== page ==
- 7th May 2015
- Posted by: Adam Lewis
- Category: Social Analytics, Social Business
As the CEO convened her board meeting, the first person she turned to for an update was Stephanie, the Chief Zero Moment of Truth (ZMOT) Officer.
A series of stats and metrics rolled off Stephanie’s tongue:
“Things are good today. Staff participation on social media is 78%, our social net promoter score is up three points brand visibility is up and our trust score is at its highest YTD.”
Who is Stephanie and what is a ZMOT Officer? She isn’t real and the role doesn’t exist. But my guess is the role or something similar will exist in the next 5 years. If a business really gets ‘social business’ then this role will command a seat at the board.
What is ZMOT? Google coined it. It’s the stage in the buying process when a consumer uses online sources to inform their decision. Google estimate that on average consumers use 10 different sources during research. Clearly the amount of research and the variety of sources used, varies by product. The ZMOT when someone is booking a restaurant might just involve a post on Facebook asking for recommendations. Researching a holiday is more involved. It might involve stalking holiday pictures from Facebook friends, reviewing online magazine articles, checking Tripadvisor reviews and looking at the hotel website.
The point is that as consumers, we rely on the mass of sources online to make decisions. It’s Stephanie’s job to understand these sources and how well the business is performing at the ZMOT. So:
- How frequently are people recommending her product over competitors?
- How good are the scores on review sites in aggregate?
- What are online influencers and news commentators saying about the market and so on.
She makes strategic recommendations to optimize and improve the organizations presence at the ZMOT for her target customers.
Here are some more thoughts on her role:
She worries about trust – a lot
Consumer truth is a big barometer in the world of ZMOT. We know that people trust what friends say above everything else. This has always been the case and always will be. With the advent of social media – people trust the views of other people (even if they don’t know them) over the views of brands and business. It is these trusted sources that people will turn to most. Crucially, Stephanie will need to ensure high levels of authenticity and transparency in all communications by her business. Anything less will result in a loss of trust.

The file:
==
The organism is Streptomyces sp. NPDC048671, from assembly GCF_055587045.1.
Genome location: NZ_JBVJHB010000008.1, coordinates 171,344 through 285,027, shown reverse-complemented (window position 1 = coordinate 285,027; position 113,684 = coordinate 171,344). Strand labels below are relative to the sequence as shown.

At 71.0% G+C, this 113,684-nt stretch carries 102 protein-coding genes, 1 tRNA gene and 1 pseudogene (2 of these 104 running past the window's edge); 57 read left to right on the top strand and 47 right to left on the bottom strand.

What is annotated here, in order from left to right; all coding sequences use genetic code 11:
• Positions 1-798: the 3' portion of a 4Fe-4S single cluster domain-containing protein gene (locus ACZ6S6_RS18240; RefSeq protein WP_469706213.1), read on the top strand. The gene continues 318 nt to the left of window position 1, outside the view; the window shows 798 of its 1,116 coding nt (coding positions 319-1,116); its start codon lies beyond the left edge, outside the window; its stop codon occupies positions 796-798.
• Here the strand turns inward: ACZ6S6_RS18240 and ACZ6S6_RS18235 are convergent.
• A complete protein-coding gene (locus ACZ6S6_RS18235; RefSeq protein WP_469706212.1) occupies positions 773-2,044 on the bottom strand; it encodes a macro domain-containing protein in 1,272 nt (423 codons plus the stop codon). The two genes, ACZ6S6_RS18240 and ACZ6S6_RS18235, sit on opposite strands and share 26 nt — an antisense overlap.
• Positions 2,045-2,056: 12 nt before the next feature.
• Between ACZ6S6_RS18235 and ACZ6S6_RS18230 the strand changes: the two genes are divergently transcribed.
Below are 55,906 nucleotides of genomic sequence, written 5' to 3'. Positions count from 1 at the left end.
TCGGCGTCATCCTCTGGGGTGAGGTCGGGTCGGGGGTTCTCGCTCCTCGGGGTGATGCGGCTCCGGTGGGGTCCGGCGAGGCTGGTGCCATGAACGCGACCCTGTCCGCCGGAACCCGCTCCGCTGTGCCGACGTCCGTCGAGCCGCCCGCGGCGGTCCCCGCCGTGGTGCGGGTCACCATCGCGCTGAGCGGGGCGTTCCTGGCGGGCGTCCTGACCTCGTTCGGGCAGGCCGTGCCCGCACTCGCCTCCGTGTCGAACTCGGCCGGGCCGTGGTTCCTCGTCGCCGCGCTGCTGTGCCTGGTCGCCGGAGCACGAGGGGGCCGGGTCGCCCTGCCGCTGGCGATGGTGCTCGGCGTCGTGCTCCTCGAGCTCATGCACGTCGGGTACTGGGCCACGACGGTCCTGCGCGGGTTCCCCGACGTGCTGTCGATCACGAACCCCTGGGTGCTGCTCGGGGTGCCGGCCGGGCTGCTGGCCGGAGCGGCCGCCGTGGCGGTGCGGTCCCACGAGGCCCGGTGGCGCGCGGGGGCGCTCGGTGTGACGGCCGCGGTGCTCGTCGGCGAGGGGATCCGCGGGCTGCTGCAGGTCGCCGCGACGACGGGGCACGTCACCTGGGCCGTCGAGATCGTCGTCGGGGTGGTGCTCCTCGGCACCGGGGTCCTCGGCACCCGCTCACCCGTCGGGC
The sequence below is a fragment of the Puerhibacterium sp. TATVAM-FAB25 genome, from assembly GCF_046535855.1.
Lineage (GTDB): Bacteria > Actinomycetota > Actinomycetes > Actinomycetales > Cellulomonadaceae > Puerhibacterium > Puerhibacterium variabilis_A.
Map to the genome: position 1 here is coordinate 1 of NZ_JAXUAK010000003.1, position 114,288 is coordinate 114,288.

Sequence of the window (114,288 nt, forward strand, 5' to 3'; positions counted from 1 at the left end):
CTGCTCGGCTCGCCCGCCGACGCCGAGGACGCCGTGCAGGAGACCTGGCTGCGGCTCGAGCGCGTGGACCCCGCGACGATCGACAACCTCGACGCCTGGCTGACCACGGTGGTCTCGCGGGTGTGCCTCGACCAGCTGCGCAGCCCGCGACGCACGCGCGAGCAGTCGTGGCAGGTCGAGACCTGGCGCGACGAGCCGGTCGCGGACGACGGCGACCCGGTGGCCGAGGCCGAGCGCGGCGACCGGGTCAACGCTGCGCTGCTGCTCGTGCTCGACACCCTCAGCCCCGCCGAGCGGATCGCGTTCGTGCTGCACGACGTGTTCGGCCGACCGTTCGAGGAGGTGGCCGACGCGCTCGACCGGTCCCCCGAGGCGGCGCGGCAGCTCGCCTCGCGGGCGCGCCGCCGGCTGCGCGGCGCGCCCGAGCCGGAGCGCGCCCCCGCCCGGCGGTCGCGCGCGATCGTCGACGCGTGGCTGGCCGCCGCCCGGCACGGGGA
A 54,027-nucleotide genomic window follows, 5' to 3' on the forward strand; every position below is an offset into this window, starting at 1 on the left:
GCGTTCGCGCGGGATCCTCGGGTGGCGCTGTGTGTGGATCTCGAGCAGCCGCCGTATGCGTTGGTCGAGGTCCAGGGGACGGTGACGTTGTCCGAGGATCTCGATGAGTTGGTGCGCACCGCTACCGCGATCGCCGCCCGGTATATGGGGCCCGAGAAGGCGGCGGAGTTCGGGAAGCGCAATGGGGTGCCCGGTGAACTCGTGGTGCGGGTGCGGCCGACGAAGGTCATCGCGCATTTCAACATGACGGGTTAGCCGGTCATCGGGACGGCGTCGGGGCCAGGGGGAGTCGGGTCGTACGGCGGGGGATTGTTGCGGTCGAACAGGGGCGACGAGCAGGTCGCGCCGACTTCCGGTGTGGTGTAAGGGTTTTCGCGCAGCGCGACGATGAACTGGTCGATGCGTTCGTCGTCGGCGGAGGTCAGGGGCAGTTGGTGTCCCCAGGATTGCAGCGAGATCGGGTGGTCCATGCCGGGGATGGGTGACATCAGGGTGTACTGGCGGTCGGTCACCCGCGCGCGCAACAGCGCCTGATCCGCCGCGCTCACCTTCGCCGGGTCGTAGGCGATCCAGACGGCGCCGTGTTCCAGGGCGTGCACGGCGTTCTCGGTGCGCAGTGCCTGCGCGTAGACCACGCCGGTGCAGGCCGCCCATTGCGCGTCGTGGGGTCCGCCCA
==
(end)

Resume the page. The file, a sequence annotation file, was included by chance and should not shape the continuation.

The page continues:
She is concerned about what staff are doing as much as what customers are saying.
It’s not just what customers are doing and saying that matters. In the future, I think there will be even more emphasis either planned or otherwise on the role of staff as ambassadors for the brand. Just compare a company’s Linkedin profile with LinkedIn profile of an individual member of staff. I would suggest that the profile of the individual is more trusted and more authentic – it’s a real person talking to a network of people they actually know. It matters what staff do and say as they represent the brand
She has a big budget for big data
I imagine Stephanie office is wall-to-wall with screens, visualizing real-time data from a variety of big data and social data sources. She is going to need to overlay trust, sentiment, truth and a bunch of other metrics with geographies, products, people, channels, topics etc. That’s going to need some smart people who understand the customer, data and technology to make it manageable. And a big budget for data!
Her boss is the CEO not the CMO
For me this raises a more fundamental question. Will the notion of marketing disappear? Will a business trying to ‘market’ itself to a consumer become obsolete? Rather than creating adverts and content plans, they will listen and learn from the customer. Rather than trying to sell to them, they will engage and collaborate with them. Perhaps the Chief ZMOT Officer will replace the Marketing Director altogether.
This is a just a bit of crystal ball gazing. I would love your thoughts on Stephanie’s role? What else might she have in her job description?